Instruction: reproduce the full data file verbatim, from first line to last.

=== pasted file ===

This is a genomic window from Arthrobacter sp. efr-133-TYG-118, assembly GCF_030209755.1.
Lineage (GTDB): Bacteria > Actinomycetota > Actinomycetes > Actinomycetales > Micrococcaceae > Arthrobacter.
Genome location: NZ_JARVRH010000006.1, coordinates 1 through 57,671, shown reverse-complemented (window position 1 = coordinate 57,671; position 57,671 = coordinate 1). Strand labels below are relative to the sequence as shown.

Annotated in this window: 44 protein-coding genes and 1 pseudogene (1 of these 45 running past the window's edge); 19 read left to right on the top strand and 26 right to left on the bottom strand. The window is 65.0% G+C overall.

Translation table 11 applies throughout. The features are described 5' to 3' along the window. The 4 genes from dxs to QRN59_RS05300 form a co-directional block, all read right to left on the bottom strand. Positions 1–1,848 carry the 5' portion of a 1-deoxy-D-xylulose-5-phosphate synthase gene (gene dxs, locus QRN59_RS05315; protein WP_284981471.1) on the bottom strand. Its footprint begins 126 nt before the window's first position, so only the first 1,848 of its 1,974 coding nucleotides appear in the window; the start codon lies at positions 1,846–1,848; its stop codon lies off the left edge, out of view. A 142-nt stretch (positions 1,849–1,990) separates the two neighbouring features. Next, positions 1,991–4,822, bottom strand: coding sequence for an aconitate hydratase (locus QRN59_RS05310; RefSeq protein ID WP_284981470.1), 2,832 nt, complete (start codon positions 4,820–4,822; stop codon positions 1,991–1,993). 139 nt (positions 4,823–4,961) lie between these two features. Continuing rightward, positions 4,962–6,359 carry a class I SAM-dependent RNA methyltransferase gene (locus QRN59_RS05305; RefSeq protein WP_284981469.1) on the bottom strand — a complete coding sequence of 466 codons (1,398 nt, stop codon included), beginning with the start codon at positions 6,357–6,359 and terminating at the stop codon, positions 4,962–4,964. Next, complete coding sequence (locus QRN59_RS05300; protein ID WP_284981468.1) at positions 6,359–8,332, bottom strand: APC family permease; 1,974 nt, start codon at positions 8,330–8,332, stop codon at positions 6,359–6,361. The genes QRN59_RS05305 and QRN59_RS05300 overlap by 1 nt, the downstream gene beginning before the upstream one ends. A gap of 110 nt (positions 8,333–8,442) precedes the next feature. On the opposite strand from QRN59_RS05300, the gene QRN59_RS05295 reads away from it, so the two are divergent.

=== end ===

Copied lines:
This is a genomic window from Arthrobacter sp. efr-133-TYG-118, assembly GCF_030209755.1.
Lineage (GTDB): Bacteria > Actinomycetota > Actinomycetes > Actinomycetales > Micrococcaceae > Arthrobacter.
Genome location: NZ_JARVRH010000006.1, coordinates 1 through 57,671, shown reverse-complemented (window position 1 = coordinate 57,671; position 57,671 = coordinate 1). Strand labels below are relative to the sequence as shown.

Annotated in this window: 44 protein-coding genes and 1 pseudogene (1 of these 45 running past the window's edge); 19 read left to right on the top strand and 26 right to left on the bottom strand. The window is 65.0% G+C overall.

Translation table 11 applies throughout. The features are described 5' to 3' along the window. The 4 genes from dxs to QRN59_RS05300 form a co-directional block, all read right to left on the bottom strand. Positions 1–1,848 carry the 5' portion of a 1-deoxy-D-xylulose-5-phosphate synthase gene (gene dxs, locus QRN59_RS05315; protein WP_284981471.1) on the bottom strand. Its footprint begins 126 nt before the window's first position, so only the first 1,848 of its 1,974 coding nucleotides appear in the window; the start codon lies at positions 1,846–1,848; its stop codon lies off the left edge, out of view. A 142-nt stretch (positions 1,849–1,990) separates the two neighbouring features. Next, positions 1,991–4,822, bottom strand: coding sequence for an aconitate hydratase (locus QRN59_RS05310; RefSeq protein ID WP_284981470.1), 2,832 nt, complete (start codon positions 4,820–4,822; stop codon positions 1,991–1,993). 139 nt (positions 4,823–4,961) lie between these two features. Continuing rightward, positions 4,962–6,359 carry a class I SAM-dependent RNA methyltransferase gene (locus QRN59_RS05305; RefSeq protein WP_284981469.1) on the bottom strand — a complete coding sequence of 466 codons (1,398 nt, stop codon included), beginning with the start codon at positions 6,357–6,359 and terminating at the stop codon, positions 4,962–4,964. Next, complete coding sequence (locus QRN59_RS05300; protein ID WP_284981468.1) at positions 6,359–8,332, bottom strand: APC family permease; 1,974 nt, start codon at positions 8,330–8,332, stop codon at positions 6,359–6,361. The genes QRN59_RS05305 and QRN59_RS05300 overlap by 1 nt, the downstream gene beginning before the upstream one ends. A gap of 110 nt (positions 8,333–8,442) precedes the next feature. On the opposite strand from QRN59_RS05300, the gene QRN59_RS05295 reads away from it, so the two are divergent.